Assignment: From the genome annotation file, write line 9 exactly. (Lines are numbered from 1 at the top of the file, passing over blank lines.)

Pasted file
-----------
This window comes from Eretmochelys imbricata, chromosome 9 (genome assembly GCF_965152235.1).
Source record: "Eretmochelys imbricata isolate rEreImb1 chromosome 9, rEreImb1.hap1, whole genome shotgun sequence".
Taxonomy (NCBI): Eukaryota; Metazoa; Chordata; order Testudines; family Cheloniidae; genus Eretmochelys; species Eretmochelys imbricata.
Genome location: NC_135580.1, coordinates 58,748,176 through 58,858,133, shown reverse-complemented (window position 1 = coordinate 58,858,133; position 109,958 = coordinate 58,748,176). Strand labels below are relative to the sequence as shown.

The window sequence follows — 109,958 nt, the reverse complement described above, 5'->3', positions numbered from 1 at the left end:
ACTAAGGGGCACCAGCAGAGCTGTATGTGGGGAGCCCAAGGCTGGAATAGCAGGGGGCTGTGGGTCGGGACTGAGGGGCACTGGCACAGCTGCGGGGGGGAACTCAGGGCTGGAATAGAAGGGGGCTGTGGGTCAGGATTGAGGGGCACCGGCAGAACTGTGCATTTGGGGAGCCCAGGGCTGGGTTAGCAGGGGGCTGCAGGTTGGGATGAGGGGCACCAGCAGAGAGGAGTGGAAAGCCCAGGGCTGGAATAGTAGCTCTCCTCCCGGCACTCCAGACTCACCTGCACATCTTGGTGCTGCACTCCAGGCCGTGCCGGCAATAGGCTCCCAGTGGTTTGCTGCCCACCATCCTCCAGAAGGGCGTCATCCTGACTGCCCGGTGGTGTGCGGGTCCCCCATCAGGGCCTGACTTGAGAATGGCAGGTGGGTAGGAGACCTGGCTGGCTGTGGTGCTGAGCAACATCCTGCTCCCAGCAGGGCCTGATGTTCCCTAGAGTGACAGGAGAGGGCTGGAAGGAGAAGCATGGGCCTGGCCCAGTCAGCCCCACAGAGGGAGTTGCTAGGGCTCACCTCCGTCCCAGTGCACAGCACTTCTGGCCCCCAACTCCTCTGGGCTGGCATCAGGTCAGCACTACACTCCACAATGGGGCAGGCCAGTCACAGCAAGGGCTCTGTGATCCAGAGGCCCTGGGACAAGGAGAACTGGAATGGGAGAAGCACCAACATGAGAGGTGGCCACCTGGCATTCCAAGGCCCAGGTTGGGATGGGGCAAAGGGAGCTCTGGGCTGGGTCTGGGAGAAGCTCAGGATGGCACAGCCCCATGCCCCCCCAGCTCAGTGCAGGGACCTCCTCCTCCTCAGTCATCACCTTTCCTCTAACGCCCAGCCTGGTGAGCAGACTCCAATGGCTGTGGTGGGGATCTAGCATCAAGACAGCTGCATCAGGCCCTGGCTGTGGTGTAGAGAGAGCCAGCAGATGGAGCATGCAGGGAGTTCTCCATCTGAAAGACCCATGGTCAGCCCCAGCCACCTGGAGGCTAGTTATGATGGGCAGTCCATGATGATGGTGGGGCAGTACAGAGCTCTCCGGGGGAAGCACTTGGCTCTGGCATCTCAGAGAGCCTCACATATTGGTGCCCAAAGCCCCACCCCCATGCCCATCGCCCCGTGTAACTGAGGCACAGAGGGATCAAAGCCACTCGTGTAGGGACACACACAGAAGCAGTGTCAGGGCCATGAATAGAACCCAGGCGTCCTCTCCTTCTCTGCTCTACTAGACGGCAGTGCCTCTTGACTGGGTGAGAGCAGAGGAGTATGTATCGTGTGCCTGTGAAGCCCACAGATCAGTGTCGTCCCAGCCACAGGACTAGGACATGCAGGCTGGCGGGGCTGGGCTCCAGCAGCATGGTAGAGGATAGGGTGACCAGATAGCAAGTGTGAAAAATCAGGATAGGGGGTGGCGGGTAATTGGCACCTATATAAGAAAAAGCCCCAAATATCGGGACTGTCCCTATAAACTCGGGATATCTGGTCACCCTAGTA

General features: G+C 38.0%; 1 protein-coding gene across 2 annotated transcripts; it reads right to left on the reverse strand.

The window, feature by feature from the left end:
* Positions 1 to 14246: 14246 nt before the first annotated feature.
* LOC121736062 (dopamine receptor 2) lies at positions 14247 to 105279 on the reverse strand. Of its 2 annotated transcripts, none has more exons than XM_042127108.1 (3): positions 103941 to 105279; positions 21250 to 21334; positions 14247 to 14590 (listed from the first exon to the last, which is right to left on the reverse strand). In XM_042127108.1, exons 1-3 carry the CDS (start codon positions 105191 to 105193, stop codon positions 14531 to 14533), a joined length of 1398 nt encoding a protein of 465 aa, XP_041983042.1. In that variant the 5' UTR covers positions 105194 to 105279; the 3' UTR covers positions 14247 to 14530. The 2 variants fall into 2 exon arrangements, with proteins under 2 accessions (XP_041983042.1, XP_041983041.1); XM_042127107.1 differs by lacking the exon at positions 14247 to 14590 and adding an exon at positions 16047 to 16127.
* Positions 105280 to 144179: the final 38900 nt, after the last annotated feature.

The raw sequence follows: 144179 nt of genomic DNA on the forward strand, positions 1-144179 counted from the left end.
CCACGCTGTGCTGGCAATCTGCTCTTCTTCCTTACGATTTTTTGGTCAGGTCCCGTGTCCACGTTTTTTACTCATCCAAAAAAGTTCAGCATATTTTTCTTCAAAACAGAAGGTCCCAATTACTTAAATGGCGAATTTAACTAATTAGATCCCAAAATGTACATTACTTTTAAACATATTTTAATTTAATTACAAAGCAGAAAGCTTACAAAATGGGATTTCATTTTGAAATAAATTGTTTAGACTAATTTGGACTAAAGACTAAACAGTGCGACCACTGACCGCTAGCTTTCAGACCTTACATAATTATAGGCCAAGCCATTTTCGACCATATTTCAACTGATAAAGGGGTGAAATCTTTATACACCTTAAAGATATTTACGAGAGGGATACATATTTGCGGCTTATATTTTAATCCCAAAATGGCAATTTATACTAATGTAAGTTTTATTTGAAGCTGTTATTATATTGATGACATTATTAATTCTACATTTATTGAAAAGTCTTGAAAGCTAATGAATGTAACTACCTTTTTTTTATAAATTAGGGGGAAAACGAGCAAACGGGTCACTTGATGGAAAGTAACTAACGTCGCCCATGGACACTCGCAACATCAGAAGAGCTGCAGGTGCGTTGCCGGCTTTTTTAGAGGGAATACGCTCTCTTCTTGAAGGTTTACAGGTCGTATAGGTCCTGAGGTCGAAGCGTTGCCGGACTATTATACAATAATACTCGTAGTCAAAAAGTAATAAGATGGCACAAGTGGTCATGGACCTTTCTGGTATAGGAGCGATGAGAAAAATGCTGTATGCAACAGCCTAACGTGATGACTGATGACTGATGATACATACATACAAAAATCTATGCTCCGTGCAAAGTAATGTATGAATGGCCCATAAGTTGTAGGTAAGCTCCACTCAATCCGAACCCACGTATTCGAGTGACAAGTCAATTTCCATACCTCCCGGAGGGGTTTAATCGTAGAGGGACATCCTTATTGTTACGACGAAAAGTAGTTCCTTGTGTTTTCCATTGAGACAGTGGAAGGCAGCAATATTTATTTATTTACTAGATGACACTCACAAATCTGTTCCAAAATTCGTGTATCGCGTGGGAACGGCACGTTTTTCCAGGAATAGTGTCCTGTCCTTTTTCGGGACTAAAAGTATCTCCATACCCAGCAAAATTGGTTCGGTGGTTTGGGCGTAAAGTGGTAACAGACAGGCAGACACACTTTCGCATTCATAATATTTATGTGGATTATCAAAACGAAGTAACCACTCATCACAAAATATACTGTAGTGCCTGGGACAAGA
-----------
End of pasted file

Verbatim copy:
* Positions 1 to 14246: 14246 nt before the first annotated feature.